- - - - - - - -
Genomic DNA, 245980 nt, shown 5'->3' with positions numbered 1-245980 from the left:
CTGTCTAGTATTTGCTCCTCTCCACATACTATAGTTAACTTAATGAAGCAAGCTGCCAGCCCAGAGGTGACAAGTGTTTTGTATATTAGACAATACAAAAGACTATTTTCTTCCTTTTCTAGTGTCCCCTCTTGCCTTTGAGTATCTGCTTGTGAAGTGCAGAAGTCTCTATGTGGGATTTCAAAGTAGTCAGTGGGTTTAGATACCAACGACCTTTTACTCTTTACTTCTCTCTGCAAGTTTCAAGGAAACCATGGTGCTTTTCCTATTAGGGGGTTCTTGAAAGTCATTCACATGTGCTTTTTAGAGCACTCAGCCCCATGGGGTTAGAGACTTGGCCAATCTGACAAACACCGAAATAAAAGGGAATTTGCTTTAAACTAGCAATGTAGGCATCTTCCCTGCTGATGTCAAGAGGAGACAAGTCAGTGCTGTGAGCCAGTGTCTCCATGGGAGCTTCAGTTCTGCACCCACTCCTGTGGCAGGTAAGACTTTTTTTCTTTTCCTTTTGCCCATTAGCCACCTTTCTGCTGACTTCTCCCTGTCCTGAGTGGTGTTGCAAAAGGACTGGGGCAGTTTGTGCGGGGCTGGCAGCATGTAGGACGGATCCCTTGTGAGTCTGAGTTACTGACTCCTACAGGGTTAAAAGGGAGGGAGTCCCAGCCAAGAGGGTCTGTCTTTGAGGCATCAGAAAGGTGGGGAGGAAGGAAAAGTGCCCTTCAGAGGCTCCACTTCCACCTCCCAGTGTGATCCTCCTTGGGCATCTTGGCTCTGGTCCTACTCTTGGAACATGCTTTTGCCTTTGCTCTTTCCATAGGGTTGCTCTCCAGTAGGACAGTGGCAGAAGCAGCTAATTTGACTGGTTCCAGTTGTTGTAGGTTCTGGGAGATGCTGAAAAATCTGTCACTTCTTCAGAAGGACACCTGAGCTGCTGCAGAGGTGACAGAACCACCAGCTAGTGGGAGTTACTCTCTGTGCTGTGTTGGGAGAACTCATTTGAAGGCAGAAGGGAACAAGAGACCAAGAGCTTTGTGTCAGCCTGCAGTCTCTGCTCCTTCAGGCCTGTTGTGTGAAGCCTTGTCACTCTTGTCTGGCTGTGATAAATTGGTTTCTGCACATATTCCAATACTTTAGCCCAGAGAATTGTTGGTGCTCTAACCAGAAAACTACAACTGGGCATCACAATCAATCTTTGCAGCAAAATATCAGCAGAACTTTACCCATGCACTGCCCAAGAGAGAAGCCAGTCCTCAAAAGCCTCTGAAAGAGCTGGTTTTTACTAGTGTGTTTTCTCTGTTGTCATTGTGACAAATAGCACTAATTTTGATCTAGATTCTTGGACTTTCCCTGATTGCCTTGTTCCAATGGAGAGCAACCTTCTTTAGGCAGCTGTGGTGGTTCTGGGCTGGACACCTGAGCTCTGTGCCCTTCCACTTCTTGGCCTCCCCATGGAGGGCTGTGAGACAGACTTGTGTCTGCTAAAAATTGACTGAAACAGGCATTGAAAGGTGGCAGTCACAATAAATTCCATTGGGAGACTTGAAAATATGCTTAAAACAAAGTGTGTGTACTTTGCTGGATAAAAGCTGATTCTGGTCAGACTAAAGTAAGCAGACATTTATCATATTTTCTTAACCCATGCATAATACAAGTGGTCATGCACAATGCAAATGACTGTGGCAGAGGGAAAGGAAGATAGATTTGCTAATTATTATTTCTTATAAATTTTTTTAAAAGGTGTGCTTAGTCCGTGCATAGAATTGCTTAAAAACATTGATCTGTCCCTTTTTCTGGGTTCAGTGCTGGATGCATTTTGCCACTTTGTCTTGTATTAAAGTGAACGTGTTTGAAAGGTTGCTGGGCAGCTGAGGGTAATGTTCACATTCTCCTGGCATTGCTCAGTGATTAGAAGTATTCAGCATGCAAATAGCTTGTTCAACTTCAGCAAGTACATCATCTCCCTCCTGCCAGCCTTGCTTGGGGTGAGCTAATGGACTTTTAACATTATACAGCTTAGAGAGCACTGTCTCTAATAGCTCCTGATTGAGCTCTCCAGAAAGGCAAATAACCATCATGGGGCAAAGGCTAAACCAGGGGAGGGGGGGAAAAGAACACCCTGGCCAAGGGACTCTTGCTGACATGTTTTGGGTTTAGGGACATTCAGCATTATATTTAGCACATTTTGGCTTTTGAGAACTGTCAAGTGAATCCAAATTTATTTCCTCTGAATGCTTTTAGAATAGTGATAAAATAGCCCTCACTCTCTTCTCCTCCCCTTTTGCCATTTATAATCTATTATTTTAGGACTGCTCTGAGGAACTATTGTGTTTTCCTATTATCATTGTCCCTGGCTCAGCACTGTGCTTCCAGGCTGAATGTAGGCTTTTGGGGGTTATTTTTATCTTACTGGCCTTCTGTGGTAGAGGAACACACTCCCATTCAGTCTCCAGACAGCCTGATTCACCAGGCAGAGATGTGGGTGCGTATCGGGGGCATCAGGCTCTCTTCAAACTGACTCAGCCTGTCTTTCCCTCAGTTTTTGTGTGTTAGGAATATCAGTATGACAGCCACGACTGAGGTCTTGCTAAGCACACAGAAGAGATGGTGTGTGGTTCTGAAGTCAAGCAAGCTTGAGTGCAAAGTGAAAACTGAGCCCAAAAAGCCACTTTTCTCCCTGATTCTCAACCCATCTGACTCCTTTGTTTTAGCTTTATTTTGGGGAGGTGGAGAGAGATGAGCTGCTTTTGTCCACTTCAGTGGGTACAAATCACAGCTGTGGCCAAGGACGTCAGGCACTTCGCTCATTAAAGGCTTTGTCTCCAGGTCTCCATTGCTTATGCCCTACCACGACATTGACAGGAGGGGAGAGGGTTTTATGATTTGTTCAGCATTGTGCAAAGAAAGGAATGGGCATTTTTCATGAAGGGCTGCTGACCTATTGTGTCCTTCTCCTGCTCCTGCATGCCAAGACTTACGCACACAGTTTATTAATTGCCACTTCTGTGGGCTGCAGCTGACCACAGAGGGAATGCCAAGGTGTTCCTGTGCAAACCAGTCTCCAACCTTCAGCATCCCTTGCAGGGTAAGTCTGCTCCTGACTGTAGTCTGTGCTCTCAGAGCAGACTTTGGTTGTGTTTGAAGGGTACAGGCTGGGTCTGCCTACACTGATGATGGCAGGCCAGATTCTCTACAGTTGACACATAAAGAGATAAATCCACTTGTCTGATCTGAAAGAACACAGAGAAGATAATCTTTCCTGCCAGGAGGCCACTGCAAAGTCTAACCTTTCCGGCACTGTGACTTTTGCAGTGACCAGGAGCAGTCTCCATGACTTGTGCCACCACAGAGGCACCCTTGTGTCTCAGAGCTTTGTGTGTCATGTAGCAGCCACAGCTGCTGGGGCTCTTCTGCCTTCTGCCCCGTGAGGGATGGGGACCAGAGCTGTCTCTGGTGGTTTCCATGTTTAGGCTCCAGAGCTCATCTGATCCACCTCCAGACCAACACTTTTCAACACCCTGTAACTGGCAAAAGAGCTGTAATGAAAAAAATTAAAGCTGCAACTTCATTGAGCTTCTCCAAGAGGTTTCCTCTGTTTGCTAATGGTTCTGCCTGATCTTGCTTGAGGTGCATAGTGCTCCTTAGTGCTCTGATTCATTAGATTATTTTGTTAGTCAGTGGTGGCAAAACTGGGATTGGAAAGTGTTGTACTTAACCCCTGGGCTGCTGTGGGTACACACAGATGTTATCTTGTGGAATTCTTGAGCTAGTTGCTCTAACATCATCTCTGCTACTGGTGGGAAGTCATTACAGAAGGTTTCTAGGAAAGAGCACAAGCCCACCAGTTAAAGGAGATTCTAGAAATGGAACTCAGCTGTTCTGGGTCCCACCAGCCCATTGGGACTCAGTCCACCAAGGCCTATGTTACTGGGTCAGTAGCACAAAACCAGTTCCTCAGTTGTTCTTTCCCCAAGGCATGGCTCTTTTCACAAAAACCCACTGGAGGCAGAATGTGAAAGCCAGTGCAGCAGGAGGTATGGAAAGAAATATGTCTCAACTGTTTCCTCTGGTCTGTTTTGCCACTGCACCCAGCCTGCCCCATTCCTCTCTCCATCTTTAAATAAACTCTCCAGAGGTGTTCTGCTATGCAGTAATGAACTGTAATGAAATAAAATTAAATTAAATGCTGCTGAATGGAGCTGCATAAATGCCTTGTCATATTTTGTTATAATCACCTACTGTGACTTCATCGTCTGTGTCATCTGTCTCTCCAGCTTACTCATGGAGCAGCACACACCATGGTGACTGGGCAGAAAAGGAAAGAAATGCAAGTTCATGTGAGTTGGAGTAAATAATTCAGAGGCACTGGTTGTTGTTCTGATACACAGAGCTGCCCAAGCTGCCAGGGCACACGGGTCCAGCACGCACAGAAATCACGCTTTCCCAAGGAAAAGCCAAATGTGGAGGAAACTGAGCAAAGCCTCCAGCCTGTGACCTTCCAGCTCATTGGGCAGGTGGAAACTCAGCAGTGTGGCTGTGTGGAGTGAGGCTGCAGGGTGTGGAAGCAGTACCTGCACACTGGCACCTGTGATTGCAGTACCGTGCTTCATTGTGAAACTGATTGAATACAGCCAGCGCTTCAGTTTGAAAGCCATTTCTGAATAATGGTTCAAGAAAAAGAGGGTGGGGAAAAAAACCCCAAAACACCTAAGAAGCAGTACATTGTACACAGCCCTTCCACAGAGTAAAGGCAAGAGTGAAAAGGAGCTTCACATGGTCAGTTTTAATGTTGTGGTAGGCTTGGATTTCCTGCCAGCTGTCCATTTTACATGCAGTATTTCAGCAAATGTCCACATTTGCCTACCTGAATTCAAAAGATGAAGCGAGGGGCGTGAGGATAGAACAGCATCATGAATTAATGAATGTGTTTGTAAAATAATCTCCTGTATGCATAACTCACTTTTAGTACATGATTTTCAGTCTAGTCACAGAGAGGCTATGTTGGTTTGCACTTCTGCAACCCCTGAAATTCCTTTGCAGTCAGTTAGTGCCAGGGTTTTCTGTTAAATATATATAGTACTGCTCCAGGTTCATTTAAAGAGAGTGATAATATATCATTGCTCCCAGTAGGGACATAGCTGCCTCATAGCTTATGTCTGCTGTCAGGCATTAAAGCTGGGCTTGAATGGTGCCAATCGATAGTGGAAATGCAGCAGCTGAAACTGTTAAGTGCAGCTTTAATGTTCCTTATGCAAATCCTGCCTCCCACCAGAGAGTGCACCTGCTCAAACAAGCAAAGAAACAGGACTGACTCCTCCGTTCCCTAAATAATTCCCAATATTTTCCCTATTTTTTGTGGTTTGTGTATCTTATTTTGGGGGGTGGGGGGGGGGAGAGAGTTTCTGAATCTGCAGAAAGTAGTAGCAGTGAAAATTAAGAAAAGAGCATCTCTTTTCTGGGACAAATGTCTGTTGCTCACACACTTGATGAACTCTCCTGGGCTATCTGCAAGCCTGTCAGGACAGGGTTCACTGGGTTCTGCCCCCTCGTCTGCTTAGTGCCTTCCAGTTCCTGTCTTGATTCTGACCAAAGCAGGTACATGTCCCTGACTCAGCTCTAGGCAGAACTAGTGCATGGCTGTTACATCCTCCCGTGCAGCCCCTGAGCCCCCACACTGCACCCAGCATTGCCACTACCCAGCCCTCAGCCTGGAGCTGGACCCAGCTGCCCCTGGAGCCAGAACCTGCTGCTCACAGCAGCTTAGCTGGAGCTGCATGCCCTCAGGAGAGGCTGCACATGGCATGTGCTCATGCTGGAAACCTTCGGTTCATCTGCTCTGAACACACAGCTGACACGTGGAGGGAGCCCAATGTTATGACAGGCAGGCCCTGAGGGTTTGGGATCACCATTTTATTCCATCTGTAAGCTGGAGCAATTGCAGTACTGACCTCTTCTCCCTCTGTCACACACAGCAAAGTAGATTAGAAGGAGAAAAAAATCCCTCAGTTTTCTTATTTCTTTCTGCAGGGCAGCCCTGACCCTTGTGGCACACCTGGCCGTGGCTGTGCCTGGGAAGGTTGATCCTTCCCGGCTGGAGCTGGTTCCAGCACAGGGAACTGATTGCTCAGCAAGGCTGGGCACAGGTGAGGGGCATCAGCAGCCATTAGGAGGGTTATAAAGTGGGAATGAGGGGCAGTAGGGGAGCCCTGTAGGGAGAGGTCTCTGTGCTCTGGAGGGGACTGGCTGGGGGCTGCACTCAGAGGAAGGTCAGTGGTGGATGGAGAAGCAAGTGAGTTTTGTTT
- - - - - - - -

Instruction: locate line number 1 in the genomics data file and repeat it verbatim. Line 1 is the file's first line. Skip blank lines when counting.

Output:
Genomic DNA, 245980 nt, shown 5'->3' with positions numbered 1-245980 from the left: